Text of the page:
Not enough evidence to collar Coulson as report slams News of the World and “toothless” PCC

The parliamentary report into "Press standards, privacy and libel" has criticised the News of the World for "buying the silence" of a reporter and PI.

The parliamentary report into “Press standards, privacy and libel” has criticised the News of the World – then led by David Cameron’s director of communications Andy Coulson – for buying the silence of a reporter and private investigator, finding it “inconceivable” that no-one else knew of the paper’s illegal phone-hacking activities.

The Culture, Media and Sports committe report calls for the overhaul of libel laws, press standards and an overhaul of the Press Complaints Commission, describing it as “toothless compared to other regulators”.

On the actions of the News of the World, the report finds:

“It is likely that the number of victims of illegal phone-hacking will never be known, not least because of the silence of Clive Goodman and Glenn Mulcaire [the paper’s royal editor and a PI, both jailed for Royal phone taps], their confidentiality settlements with the News of the World and the ‘collective amnesia’ at the newspaper group which we encountered during our inquiry.

“It is certainly more than the ‘handful’, however, cited by both the newspaper and the police.

“There is no doubt that there were a significant number of people whose voice messages were intercepted, most of whom would have been of little interest to Clive Goodman as the paper’s royal editor. The evidence, we find, makes it inconceivable that no-one else at the News of the World, bar Mr Goodman, was aware of the activity.

“We have, however, not seen any evidence that the then Editor, Andy Coulson, knew, but consider he was right to resign. We find, however, that the newspaper group did not carry out a full and rigorous inquiry, as it assured us and the Press Complaints Commission it had.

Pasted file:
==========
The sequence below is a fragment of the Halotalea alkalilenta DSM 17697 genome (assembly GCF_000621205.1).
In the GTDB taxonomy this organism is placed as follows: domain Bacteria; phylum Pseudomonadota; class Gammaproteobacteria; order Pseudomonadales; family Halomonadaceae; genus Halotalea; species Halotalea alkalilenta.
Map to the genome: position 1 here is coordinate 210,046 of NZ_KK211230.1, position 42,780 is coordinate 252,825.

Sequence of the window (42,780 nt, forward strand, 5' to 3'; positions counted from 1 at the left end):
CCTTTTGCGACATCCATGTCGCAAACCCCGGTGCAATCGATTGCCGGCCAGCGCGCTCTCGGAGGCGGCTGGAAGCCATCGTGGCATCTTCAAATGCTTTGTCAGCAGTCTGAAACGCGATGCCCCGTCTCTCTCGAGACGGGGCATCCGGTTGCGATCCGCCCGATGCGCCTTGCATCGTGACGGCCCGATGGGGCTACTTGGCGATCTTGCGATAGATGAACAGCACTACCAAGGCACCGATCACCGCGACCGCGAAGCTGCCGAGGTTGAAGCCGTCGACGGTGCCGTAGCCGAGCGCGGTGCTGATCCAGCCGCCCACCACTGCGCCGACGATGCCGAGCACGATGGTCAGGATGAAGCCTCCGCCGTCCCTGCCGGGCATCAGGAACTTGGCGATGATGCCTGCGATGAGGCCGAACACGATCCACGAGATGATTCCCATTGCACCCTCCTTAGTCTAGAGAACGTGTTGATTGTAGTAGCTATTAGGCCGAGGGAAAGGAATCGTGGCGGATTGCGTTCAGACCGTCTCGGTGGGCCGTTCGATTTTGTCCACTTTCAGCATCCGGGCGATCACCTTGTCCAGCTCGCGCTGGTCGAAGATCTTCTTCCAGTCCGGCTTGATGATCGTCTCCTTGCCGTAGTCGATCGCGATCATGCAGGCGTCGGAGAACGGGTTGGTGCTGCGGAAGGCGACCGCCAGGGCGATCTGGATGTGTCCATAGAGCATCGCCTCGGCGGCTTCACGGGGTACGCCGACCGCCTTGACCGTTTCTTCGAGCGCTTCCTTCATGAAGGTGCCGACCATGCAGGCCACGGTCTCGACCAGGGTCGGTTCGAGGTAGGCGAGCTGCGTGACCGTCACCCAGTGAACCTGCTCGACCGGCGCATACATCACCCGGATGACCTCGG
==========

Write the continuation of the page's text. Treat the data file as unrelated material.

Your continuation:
“The circumstances of pay-offs made to Messrs Goodman and Mulcaire, as well as the civil settlements with Gordon Taylor and others, also invite the conclusion that silence was effectively bought.

“The readiness of all concerned – News International, the police and the PCC – to leave Mr Goodman as the sole scapegoat without carrying out full investigations is striking. The verdict of the PCC’s latest inquiry, announced last November, we consider to be simplistic, surprising and a further failure of self-regulation.

“In seeking to discover precisely who knew what among the staff of the News of the World we have questioned a number of present and former executives of News International.

“Throughout we have repeatedly encountered an unwillingness to provide the detailed information that we sought, claims of ignorance or lack of recall, and deliberate obfuscation. We strongly condemn this behaviour which reinforces the widely held impression that the press generally regard themselves as unaccountable and that News International in particular has sought to conceal the truth about what really occurred.”

On the failings of the Press Complaints Commission and its future role, the report says:

“The PCC should be renamed the Press Complaints and Standards Commission, reflecting its role as a regulator, not just a complaints handling service, and that it should appoint a deputy director for standards.

“The regulator should have the power to fine its members where it believes that the departure from the Code of Practice is serious enough to warrant a financial penalty, including, in the most serious of cases, suspending the printing of the offending publication for one issue.

“The Committee concludes that there must be some incentive for newspapers to subscribe to the self-regulatory system. It recommends that the Government should consider whether proposals to reduce the cost burden in defamation cases should only be made available to those publications which provide the public with an alternative route of redress through their membership of the PCC.”

In a final, stinging rebuke, it adds:

“We remain of the view that self-regulation of the press is greatly preferable to statutory regulation, and should continue. However for confidence to be maintained, the industry regulator must actually effectively regulate, not just mediate. The powers of the PCC must be enhanced, as it is toothless compared to other regulators.”

Left Foot Forward will have more analysis of the report throughout the day.

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